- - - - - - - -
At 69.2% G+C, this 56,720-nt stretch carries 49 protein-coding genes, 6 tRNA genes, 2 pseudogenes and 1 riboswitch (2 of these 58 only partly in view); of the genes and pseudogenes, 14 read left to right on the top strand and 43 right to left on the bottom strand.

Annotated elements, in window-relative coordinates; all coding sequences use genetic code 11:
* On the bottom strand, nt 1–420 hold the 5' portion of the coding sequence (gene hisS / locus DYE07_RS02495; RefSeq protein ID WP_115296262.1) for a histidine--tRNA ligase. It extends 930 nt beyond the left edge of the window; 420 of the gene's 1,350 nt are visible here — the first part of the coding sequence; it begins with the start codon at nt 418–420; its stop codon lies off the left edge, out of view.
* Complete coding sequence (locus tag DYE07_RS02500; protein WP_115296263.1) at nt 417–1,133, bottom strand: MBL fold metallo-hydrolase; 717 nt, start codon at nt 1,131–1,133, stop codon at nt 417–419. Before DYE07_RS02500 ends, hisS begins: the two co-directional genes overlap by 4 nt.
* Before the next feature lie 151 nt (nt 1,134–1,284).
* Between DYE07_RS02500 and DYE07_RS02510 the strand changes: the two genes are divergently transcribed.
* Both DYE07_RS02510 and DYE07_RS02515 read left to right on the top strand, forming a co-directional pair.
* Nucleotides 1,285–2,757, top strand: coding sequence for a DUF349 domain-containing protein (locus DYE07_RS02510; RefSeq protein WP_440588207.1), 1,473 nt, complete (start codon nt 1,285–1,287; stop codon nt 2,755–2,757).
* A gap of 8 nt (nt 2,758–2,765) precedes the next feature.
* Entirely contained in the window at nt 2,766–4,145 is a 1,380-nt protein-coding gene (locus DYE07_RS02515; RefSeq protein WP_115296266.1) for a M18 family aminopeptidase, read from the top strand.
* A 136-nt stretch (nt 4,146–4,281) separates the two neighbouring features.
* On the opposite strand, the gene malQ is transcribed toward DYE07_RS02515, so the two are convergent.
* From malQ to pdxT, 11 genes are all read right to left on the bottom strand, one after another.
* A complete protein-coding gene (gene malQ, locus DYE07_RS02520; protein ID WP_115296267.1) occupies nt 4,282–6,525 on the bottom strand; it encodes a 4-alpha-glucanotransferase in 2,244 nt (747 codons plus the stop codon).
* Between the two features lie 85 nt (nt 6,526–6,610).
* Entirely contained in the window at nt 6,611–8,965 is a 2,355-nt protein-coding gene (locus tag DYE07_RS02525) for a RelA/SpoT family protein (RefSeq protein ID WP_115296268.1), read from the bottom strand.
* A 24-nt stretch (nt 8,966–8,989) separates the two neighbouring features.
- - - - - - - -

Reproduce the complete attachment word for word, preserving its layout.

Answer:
At 69.2% G+C, this 56,720-nt stretch carries 49 protein-coding genes, 6 tRNA genes, 2 pseudogenes and 1 riboswitch (2 of these 58 only partly in view); of the genes and pseudogenes, 14 read left to right on the top strand and 43 right to left on the bottom strand.

Annotated elements, in window-relative coordinates; all coding sequences use genetic code 11:
* On the bottom strand, nt 1–420 hold the 5' portion of the coding sequence (gene hisS / locus DYE07_RS02495; RefSeq protein ID WP_115296262.1) for a histidine--tRNA ligase. It extends 930 nt beyond the left edge of the window; 420 of the gene's 1,350 nt are visible here — the first part of the coding sequence; it begins with the start codon at nt 418–420; its stop codon lies off the left edge, out of view.
* Complete coding sequence (locus tag DYE07_RS02500; protein WP_115296263.1) at nt 417–1,133, bottom strand: MBL fold metallo-hydrolase; 717 nt, start codon at nt 1,131–1,133, stop codon at nt 417–419. Before DYE07_RS02500 ends, hisS begins: the two co-directional genes overlap by 4 nt.
* Before the next feature lie 151 nt (nt 1,134–1,284).
* Between DYE07_RS02500 and DYE07_RS02510 the strand changes: the two genes are divergently transcribed.
* Both DYE07_RS02510 and DYE07_RS02515 read left to right on the top strand, forming a co-directional pair.
* Nucleotides 1,285–2,757, top strand: coding sequence for a DUF349 domain-containing protein (locus DYE07_RS02510; RefSeq protein WP_440588207.1), 1,473 nt, complete (start codon nt 1,285–1,287; stop codon nt 2,755–2,757).
* A gap of 8 nt (nt 2,758–2,765) precedes the next feature.
* Entirely contained in the window at nt 2,766–4,145 is a 1,380-nt protein-coding gene (locus DYE07_RS02515; RefSeq protein WP_115296266.1) for a M18 family aminopeptidase, read from the top strand.
* A 136-nt stretch (nt 4,146–4,281) separates the two neighbouring features.
* On the opposite strand, the gene malQ is transcribed toward DYE07_RS02515, so the two are convergent.
* From malQ to pdxT, 11 genes are all read right to left on the bottom strand, one after another.
* A complete protein-coding gene (gene malQ, locus DYE07_RS02520; protein ID WP_115296267.1) occupies nt 4,282–6,525 on the bottom strand; it encodes a 4-alpha-glucanotransferase in 2,244 nt (747 codons plus the stop codon).
* Between the two features lie 85 nt (nt 6,526–6,610).
* Entirely contained in the window at nt 6,611–8,965 is a 2,355-nt protein-coding gene (locus tag DYE07_RS02525) for a RelA/SpoT family protein (RefSeq protein ID WP_115296268.1), read from the bottom strand.
* A 24-nt stretch (nt 8,966–8,989) separates the two neighbouring features.